Inventing Alexa with Jeff Adams of Cobalt Speech
In this episode, Teri welcomes Jeff Adams, CEO of Cobalt Speech & Language, and often labelled “The Alexa Inventor”, to discuss how Amazon created the Alexa Voice Service.
Welcome Jeff Adams!
Jeff Adams has been involved with speech technology in one way or another for over 24 years. He got his start by working for a small speech-technology company in Boston, and through a series of acquisitions, ended up working at Nuance, the company behind the successful speech-recognition app Dragon. He left Nuance in 2009 to join a voice-message transcription start-up. That was a turning point. The start-up got Amazon’s attention when they found out the start-up’s technology could match the accuracy of human transcribers. Amazon acquired them and and put them to work on what would become Alexa.
How do you feel about Jeff Adams being labeled Alexa’s creator?
Amazon already had a vision for what they wanted.
Jeff says he did not invent Alexa. When Amazon got him and his team to Seattle, they explained, behind closed doors and in quiet voices, the ideas behind what would become the Echo. Amazon already had a vision for what they wanted.
Jeff’s first response was, “This is not possible”. According to him, the technology just wasn’t far along enough to allow it. At that time, the Echo’s speaker only worked if you were no more than 5 feet away from it. Amazon wanted it to work across a room. The main problem was that as we speak our voices are carried through different paths; it rarely follow a direct line. It bounces off walls and screens, and basically any surface reverberates and then reaches the other person, or in this case, the speaker. Jeff points out that, unlike machines, our brains are naturally good at picking up and merging all these signals into a coherent sound.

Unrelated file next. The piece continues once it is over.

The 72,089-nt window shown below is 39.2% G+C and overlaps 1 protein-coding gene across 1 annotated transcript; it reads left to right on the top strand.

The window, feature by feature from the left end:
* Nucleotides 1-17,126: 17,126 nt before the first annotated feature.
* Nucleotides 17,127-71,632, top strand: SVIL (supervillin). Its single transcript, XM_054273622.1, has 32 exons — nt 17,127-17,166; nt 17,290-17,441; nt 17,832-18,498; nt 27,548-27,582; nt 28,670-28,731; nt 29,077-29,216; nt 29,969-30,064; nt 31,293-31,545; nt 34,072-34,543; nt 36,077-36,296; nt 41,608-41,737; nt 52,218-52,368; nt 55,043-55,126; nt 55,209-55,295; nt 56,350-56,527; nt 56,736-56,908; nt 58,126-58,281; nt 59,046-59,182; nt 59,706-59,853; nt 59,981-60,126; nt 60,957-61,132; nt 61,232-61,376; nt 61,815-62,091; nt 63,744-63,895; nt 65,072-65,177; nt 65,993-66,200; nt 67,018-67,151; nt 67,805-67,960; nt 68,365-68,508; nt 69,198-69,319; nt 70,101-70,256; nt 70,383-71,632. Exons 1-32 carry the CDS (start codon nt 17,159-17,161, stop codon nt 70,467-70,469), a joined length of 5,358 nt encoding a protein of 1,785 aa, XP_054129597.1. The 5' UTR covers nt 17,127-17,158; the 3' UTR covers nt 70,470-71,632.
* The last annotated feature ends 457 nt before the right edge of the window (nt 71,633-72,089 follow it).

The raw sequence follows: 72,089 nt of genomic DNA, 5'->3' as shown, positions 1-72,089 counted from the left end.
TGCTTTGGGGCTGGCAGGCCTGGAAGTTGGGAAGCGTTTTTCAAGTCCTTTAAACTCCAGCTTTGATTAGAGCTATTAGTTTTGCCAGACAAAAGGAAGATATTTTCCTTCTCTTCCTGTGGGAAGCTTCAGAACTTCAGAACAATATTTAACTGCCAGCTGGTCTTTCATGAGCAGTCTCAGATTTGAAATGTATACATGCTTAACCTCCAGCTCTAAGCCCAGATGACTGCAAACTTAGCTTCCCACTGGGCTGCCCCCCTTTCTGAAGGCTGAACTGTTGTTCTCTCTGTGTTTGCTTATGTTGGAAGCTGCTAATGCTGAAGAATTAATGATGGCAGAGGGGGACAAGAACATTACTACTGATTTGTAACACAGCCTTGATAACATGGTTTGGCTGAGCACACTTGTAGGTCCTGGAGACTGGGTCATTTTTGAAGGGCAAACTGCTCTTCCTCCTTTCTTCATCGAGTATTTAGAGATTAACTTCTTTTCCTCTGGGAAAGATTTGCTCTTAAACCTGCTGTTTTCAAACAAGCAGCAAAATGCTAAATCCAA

Jeff and his team apologized to Amazon, letting them know that they had wasted their money acquiring the start-up. But Amazon persisted and wanted the team to continue trying. The team working on project Doppler, the Echo’s code-name, quickly grew to around 60 people with talent from all over the world. The project ended up taking three years instead of one.
Jeff recounts how Amazon had a house set up to test it. They would invite people to try it out, while the Echo laid safely hidden behind a screen. There were no mentions of Amazon or the Echo, and people were not told what the recordings of their voices would be used for, adding to the secrecy, and excitement, of the future product.
Why did you decide to leave Amazon?
Jeff says it was nothing personal. He loved everyone in the Alexa team. It was a matter of logistics. It was a two-hour commute from where he lived, in and out of Boston. Jeff also says he was managing teams in Germany, California and England, so he was constantly on the road. He could not keep it up for that long. It was too much of a drain. He left one week after the Echo launched.
With his new company, Jeff says, he hopes to help companies that do not have an astronomical budget but that still want to experiment with voice and speech technology. He started Cobalt in 2014 and they are now a team of more than 30 scientists and engineers helping deliver speech and voice solutions to up-and-coming companies.
List of resources mentioned in this episode:
- Cobalt Speech’s website
- Voice in Canada: The Flash Briefing
- Teri Fisher on Twitter
- Alexa in Canada on Twitter
- Alexa in Canada Facebook Page
- Alexa in Canada Community Group on Facebook
- Alexa in Canada on Instagram
- Please leave a review on iTunes
- Shopping on Amazon.ca
- The Alexa Conference, presented by VoiceFirst.FM
- use promo code ALEXAINCANADA for 20% off